A: When the issue is mental health, parents often feel that other family members judge them and their child. More than likely your family members, like society in general, have limited or incorrect information about your son or daughter’s illness. The stigma around mental illness throughout the years has really limited our understanding of mental health issues, but fortunately the conversations have begun and people are becoming more aware. You might want to sit down and explain the situation to your family members. Give them some educational information or helpful websites so they can learn more, and let them know how they can help you.
Q: What do I do if I am worried about suicide but the hospital doesn’t admit my son or daughter?
A: As parents, our number one priority is our child’s safety, but the Emergency Department will generally only admit someone if they feel that the risk of harm to the individual or to others is significant. The ER professionals do a suicide risk assessment. Make sure you ask to provide input to the person doing the assessment, so that they are aware of everything that you are seeing – there may be aspects of your child’s thoughts or behaviours that your child does not consider important, or that they prefer to avoid mentioning. Remember that if your child is not admitted, you still have the mobile crisis teams and 911 available should things escalate when you return home. Suicide assessment is not a perfect science, so if you are concerned, stay vigilant and do not hesitate to take additional action if things change. If your son or daughter has no current mental health support and is not admitted at the Emergency Department when you feel there is a risk of suicide, then be sure to seek out other professional help. The walk-in clinics at both Crossroads Children’s Centre www.crossroadschildren.ca and Youth Services Bureau www.ysb.on.ca are available to you. The Mental Health Crisis Line can link you with the Local Crisis Team www.crisisline.ca.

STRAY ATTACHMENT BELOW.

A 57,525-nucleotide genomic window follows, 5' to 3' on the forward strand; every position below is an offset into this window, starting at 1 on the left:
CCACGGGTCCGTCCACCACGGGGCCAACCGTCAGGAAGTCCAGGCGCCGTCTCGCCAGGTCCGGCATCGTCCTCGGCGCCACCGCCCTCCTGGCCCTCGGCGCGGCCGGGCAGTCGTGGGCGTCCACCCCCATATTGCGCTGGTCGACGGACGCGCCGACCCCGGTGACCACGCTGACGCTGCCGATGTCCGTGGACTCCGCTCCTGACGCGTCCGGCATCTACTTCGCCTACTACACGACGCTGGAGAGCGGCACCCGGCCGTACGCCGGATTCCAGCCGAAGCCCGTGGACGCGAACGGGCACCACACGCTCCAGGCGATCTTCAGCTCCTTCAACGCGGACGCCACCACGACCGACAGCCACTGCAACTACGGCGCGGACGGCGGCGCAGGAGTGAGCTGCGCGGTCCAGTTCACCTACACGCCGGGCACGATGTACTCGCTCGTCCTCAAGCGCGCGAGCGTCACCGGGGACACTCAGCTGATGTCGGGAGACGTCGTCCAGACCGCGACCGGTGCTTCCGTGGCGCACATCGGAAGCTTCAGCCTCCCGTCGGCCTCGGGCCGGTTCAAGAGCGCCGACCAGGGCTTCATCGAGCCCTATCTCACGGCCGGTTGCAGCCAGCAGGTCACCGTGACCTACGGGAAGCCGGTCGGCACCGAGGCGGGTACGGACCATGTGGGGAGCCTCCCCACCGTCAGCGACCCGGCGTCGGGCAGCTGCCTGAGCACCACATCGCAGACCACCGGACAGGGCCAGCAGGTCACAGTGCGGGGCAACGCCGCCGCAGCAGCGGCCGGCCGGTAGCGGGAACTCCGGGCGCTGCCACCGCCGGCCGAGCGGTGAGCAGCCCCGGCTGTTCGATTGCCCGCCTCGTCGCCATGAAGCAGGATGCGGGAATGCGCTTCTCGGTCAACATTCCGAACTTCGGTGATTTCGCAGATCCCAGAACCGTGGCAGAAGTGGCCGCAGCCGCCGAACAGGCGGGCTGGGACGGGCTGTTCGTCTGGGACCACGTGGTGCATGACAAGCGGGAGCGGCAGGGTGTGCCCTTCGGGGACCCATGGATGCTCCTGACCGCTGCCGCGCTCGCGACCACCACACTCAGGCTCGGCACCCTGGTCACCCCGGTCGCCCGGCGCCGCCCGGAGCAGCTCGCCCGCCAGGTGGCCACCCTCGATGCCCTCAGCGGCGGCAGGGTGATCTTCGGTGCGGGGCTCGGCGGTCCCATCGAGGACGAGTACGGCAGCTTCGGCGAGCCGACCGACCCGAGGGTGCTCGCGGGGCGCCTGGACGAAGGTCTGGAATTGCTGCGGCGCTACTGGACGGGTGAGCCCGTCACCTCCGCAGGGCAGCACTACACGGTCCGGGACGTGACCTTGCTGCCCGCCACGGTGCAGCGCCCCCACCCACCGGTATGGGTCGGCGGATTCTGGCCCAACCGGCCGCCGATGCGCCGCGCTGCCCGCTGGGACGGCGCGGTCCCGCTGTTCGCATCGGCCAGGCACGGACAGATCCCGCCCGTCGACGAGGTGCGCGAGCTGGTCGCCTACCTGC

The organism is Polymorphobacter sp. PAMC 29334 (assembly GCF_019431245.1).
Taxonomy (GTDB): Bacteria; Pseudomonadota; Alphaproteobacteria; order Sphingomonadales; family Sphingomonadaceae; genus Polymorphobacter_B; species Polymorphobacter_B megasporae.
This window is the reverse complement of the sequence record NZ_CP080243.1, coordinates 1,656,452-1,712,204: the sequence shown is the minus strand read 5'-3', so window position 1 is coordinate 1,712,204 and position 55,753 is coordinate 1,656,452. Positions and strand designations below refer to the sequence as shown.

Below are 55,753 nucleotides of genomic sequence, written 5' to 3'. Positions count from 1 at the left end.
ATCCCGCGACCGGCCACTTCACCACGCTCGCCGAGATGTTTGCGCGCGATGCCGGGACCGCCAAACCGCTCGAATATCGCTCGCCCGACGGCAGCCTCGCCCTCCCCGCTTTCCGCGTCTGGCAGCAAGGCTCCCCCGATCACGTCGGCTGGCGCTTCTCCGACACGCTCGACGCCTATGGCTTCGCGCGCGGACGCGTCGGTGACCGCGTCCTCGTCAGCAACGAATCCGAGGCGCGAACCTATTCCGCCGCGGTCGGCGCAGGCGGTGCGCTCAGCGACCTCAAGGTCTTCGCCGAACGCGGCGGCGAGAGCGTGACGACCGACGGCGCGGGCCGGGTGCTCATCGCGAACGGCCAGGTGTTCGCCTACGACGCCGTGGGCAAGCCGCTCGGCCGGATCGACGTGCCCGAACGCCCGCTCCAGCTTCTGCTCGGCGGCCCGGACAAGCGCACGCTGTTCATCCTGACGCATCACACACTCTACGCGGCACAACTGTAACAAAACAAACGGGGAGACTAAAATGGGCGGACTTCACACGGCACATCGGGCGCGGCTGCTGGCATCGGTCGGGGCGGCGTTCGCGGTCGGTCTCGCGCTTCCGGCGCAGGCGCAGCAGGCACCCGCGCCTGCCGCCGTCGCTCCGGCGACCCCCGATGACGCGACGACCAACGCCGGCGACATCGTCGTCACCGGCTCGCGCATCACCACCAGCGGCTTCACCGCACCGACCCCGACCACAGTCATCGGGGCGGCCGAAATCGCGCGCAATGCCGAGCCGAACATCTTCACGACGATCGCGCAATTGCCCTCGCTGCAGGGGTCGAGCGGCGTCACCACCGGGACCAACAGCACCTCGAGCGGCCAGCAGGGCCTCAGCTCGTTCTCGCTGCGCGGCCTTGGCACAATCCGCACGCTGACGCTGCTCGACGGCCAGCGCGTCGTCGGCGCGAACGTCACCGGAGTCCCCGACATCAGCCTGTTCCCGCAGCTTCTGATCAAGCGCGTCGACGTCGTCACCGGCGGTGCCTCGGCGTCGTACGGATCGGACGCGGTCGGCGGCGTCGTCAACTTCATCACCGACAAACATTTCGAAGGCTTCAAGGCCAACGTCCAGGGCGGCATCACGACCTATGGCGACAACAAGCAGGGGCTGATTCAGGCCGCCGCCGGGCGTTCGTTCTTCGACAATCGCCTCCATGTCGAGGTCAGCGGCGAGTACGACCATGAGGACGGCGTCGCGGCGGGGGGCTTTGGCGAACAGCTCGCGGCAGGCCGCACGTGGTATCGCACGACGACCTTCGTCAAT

Q: What do I do when my son or daughter is in crisis?
A: Fortunately there are a number of very effective crisis intervention services available. It is difficult sometimes for parents to determine when they should ask for crisis help. On the Support Services page of this website you will find a comprehensive list of services, which vary based on the age of your child and youth. Remember, if you or anyone’s personal safety is at risk, call 911 immediately. While you are waiting for help in a crisis situation, try to make the environment safe and keep all stress to a minimum. Strive to stay calm and reassure your youth.